Volunteer Blog: Putting your mark on the history of Strathcona Park

As a self-described Park Enthusiast, I had been wanting to visit Strathcona Provincial Park for years. Since it bears the honour of being British Columbia's first Provincial Park, I imagined breathtaking scenery bursting with wildlife.

And it is that. But it is also a fascinating story of British Columbia's relationship with parks and natural spaces.

Strathcona Provincial Park was first designated a park in 1911. I visited for the first time in March of 2017. I was on a backcountry ski trip with my friend Sarah, her dad, and a few of their family friends, all (apart from me) locals to Vancouver Island and knowledgeable about the history of Strathcona.

The first thing you notice when driving into Strathcona from Campbell River is that the roads are paved. For a fairly remote park, this is quite remarkable in BC. After noticing this, I promptly fell asleep (to be fair, in the words of Sarah's dad, we had left at "the crack of dark-'o-clock"). But I woke up toward the end of our drive, bringing me to the second surprise (and likely the reason for the pavement): a large, active mine. In the middle of the park. Despite the fact that the park was created in 1911, mining and logging operations were approved starting in 1939. In 1959, a copper/lead/zinc mine opened and it continues to operate today.

A few minutes after passing the mine, we arrived at the trailhead, put on our skis, and began the trek up to our destination: Mt. Myra. As with most backcountry ski trips I go on, we did not achieve our objective. But it was a beautiful day, I skied across a frozen lake for the first time, and I learned that I cannot keep up with people 2.5 times my age.

This July, I returned to Strathcona with my partner Andrew. We had no plans when we arrived (although I did know that I wanted to hide a geocache somewhere in the park). On of the days we decided to go canoeing. We rented a canoe from Strathcona Park Lodge and canoed along Buttle Lake. Before we left, the guide warned us to avoid stumps and logs resting just under the water, and we saw some gnarly (in every sense of the word) old stumps on the edge of the lake.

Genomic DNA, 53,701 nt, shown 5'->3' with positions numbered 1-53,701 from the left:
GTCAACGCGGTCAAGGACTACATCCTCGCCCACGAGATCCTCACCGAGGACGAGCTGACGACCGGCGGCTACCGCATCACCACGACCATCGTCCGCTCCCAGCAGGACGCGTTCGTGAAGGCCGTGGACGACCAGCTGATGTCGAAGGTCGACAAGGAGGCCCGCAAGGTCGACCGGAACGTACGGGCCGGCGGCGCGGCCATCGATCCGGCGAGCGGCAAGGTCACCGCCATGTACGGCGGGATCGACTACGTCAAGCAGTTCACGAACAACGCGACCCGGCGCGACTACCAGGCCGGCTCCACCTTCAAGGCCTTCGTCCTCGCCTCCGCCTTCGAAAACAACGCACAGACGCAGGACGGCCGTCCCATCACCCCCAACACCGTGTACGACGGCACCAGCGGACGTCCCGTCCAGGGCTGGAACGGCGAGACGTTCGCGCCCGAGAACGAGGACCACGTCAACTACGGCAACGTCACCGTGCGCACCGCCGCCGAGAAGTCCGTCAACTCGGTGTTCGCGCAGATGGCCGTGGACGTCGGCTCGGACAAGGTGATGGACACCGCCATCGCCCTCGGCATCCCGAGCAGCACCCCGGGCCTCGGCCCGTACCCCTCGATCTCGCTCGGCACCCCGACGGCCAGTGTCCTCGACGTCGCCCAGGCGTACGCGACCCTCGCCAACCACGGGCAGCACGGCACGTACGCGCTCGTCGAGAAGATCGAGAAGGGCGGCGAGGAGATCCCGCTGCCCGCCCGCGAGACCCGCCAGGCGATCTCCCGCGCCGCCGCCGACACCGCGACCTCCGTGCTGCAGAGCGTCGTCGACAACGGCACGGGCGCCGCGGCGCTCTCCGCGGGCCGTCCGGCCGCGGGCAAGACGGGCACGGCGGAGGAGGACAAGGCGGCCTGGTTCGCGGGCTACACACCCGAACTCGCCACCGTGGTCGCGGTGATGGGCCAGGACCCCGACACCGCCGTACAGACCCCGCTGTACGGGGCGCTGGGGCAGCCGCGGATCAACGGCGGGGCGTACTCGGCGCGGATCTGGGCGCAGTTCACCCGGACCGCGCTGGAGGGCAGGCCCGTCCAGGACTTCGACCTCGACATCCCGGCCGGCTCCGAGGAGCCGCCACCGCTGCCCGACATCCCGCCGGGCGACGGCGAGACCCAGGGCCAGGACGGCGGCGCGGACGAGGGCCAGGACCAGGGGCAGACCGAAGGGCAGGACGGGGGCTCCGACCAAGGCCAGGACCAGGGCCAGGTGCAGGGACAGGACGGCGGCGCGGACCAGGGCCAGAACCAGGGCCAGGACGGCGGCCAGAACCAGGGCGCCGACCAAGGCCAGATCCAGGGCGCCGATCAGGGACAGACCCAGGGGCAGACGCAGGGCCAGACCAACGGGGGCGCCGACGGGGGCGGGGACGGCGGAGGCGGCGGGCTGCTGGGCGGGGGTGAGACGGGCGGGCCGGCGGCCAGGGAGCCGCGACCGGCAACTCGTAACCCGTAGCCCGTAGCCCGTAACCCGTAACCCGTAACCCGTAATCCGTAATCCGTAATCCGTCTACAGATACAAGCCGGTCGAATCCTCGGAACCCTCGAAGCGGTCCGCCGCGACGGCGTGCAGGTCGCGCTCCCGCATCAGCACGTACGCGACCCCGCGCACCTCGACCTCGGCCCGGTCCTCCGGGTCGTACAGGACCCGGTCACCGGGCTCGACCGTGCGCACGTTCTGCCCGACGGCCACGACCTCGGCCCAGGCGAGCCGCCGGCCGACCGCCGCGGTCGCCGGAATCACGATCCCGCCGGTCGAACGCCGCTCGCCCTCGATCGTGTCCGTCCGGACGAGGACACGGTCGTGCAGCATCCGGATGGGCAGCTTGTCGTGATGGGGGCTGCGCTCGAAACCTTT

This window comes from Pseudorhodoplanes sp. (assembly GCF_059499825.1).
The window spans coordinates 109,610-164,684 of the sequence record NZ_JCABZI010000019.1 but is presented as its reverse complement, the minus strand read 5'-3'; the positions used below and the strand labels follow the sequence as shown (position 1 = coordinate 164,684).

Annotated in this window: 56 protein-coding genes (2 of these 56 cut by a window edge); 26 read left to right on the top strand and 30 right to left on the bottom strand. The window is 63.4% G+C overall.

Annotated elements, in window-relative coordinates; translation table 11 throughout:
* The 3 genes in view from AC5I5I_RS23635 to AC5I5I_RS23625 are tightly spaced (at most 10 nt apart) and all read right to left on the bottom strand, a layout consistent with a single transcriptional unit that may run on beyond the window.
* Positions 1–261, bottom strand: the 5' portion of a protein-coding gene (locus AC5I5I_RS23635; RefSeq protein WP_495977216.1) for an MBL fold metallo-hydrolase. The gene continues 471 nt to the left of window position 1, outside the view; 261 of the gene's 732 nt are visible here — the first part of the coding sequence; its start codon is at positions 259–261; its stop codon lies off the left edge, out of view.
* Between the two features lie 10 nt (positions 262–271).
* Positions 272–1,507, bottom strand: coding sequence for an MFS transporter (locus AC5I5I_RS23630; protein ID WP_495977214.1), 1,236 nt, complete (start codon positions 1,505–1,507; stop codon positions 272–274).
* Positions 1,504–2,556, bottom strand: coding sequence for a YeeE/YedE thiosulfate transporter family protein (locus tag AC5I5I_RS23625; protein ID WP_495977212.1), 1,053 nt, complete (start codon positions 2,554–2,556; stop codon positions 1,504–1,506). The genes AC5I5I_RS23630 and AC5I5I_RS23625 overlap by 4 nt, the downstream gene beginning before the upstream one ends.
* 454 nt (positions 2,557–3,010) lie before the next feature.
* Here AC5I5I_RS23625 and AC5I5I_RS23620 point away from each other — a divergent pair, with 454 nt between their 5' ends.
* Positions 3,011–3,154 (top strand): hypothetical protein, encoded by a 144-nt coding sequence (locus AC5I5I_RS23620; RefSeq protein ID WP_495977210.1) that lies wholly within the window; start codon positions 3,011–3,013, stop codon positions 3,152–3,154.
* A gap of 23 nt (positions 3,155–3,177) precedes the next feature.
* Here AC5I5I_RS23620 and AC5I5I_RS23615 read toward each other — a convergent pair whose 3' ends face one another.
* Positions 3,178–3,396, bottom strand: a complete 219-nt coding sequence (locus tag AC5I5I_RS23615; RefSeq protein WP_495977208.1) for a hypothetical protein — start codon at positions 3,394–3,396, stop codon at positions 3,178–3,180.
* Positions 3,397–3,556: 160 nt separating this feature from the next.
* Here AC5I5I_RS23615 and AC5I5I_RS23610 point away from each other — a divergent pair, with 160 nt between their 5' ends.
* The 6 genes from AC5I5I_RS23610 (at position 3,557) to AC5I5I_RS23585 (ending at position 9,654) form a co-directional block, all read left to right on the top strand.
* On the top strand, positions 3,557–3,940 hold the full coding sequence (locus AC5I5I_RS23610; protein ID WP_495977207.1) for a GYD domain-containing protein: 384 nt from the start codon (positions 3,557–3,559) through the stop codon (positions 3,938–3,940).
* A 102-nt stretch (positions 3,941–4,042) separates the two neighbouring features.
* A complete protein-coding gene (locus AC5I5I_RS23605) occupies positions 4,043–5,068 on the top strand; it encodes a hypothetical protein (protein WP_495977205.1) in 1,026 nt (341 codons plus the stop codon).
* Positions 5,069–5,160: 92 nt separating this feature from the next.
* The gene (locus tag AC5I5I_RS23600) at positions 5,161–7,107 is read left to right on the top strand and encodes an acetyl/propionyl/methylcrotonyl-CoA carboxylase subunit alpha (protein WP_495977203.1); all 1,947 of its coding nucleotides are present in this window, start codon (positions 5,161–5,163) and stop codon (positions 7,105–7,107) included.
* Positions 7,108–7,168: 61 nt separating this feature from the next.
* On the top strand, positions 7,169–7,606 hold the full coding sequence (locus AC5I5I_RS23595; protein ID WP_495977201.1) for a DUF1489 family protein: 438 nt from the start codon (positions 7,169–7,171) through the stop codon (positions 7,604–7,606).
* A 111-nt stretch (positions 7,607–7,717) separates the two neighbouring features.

In 1948, there was a hydroelectric project at Elk Falls. This flooded the Elk River, and caused the level of Buttle Lake to rise dramatically. In preparation, the shorelines of the lake were logged to make way for the water. More than 60 years later, we can still the evidence left behind.


This is a park that has existed through changing politics and conservation ideology, and the landscape still tells a story of that changing relationship with the land. On July 22nd, on behalf of CPAWS-BC, I added my own piece to the story. If you take the Karst Creek trail (and you should - it is an easy, family friendly walk that features beautiful forest and a disappearing waterfall!), you will find a geocache. In it, is a message.



The message asks us all to start interacting with our parks in a different way. 100 years from now, visitors will still be able to tell what our priorities were. They will be able to tell how we used these landscapes.




At CPAWS, we're hoping that the story the land tells is that we took care of our parks - using them as incredible, unique opportunities for responsible recreation and education. We all have the power to contribute to that story.




By Miki Eslake, CPAWS-BC Public Educator & Volunteer Coordinator

Miki is an aspiring Naturalist from Pemberton, BC, now living in Vancouver and working in Environmental Education.

E-mail volunteer@cpawsbc.org to learn about upcoming volunteer opportunities and how you can join the movement to stand up for parks!